The profitability of cooperative advertising (CA) programs is analyzed in a supply chain where competing manufacturers sell their products through competing retailers. We study a two-period game-theoretic model that accounts for positive and negative long-term effects of retail advertising on consumer preferences. We obtain closed-form equilibria in two particular cases where either the stores or the products are perfectly differentiated. For the general case where both products and stores can be substitutable, we develop a numerical algorithm to find the equilibrium. We compare the equilibria obtained in games where CA is offered and where it is not. The results show that the second-period effects of first-period retail advertising and the levels of substitutability between products and between retailers all play a key role in assessing the profitability of CA programs. CA only benefits manufacturers when store and product competition are both low, or when retailers are highly differentiated. However, in most cases, retailers do not find such programs profitable except when product substitutability levels are high while store competition is low. Finally, CA can only be win-win arrangements for manufacturers and retailers when the level of store differentiation is very high, the products are moderately substitutable, and first-period retail advertising has a substantial positive impact on second-period sales. The manufacturers’ cooperative advertising support rates increase with the second-period effects of retail advertising.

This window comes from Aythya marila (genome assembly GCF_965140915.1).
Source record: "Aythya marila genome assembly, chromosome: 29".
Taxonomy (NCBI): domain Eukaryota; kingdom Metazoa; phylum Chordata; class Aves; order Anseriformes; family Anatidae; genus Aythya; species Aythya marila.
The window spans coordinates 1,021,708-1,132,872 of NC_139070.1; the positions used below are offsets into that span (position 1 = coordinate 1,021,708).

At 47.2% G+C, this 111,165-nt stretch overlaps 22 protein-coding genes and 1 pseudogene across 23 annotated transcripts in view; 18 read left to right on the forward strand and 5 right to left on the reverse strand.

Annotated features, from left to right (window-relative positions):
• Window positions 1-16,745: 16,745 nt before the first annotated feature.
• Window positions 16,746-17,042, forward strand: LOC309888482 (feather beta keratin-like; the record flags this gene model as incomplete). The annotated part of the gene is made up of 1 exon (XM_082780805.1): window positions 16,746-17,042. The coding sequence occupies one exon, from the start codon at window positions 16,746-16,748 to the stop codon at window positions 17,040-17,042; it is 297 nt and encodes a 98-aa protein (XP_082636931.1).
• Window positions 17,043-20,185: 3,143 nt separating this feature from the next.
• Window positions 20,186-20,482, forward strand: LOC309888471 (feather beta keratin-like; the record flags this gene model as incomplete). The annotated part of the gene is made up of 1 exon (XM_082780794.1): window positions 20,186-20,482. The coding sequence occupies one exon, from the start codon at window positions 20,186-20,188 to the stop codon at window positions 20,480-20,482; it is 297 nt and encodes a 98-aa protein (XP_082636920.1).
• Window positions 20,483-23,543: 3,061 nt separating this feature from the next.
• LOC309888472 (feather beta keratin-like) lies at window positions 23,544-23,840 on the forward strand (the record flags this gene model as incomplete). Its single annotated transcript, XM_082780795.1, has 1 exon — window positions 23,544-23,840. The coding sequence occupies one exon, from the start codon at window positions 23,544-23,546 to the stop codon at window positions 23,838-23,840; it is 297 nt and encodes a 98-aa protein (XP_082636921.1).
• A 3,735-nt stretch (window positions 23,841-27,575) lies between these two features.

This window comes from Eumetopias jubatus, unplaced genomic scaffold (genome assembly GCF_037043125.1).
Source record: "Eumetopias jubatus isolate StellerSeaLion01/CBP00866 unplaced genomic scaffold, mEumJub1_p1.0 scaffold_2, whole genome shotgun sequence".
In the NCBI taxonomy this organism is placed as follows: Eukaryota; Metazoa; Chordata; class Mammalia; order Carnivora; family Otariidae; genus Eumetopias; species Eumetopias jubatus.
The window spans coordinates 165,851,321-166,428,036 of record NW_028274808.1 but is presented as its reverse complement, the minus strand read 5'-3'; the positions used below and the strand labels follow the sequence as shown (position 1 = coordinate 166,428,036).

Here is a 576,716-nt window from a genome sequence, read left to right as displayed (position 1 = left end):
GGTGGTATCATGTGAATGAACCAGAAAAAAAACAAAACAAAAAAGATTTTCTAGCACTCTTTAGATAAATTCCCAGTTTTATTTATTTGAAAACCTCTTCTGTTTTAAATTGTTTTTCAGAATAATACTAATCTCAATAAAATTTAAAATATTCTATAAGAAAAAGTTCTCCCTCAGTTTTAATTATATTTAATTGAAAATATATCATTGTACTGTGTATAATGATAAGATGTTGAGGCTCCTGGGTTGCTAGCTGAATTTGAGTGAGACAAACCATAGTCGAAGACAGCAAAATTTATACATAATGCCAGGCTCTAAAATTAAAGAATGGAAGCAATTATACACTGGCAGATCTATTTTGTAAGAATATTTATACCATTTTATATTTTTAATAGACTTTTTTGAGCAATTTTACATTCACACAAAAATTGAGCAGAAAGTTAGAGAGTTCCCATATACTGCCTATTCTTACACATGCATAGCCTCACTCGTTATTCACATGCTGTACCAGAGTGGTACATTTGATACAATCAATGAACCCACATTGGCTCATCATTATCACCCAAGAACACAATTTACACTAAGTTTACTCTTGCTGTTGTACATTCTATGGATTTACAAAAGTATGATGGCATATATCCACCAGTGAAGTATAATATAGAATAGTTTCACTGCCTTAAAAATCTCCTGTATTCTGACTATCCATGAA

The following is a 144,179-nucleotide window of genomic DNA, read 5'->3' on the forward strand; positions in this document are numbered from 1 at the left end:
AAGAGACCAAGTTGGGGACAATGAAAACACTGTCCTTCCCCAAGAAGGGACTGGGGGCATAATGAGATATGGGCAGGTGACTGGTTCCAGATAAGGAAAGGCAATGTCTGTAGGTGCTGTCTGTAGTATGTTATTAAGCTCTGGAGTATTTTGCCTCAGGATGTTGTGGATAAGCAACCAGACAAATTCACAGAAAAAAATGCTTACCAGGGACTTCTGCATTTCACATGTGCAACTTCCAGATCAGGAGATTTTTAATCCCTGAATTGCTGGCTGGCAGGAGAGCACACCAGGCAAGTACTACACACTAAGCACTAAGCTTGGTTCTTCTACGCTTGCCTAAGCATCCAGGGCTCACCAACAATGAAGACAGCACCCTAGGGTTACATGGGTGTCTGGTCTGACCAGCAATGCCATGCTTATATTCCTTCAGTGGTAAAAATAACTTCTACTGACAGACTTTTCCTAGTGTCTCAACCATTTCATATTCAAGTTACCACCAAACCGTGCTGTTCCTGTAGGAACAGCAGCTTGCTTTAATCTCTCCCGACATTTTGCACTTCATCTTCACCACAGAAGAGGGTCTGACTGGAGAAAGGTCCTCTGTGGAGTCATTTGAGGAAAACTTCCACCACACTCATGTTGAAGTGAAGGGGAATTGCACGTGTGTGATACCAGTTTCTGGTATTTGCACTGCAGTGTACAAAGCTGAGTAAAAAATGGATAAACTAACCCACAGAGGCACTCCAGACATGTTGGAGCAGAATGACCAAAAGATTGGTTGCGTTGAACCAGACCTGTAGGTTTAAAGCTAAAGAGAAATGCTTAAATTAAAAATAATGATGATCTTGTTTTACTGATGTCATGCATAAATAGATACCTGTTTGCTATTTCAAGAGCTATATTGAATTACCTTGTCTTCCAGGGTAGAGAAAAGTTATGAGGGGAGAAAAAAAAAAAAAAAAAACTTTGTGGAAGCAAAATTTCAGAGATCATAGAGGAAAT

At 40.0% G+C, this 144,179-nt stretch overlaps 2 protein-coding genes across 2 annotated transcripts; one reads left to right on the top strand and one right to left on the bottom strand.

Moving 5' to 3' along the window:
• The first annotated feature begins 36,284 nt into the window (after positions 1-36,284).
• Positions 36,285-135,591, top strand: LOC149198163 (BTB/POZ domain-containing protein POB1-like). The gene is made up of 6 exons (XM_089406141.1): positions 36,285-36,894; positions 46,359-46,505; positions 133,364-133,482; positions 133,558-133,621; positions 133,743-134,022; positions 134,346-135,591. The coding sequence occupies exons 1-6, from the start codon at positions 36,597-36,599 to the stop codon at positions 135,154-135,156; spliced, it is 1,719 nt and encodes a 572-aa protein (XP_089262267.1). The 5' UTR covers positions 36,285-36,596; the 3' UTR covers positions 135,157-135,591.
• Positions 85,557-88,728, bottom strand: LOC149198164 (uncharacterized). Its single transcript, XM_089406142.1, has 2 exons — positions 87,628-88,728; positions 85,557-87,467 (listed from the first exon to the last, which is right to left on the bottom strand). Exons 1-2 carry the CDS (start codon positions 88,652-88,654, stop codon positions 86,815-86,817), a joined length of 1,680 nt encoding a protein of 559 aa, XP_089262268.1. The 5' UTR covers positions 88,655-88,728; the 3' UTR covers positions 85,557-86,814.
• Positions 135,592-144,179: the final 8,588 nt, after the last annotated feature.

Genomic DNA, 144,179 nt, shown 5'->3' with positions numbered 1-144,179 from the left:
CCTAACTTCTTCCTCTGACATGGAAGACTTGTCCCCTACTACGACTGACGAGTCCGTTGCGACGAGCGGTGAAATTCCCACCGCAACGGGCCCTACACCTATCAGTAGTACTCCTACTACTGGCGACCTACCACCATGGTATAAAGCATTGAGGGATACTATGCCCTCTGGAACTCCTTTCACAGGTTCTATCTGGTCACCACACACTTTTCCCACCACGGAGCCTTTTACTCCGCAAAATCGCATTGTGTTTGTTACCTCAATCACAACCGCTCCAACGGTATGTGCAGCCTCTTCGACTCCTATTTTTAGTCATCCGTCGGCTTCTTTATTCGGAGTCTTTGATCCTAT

|Number of pages||19|
|Journal||Journal of the Operational Research Society|
|Publication status||Published - 2022|
- cooperative advertising
- game theory
- OR in Marketing
- supply chain management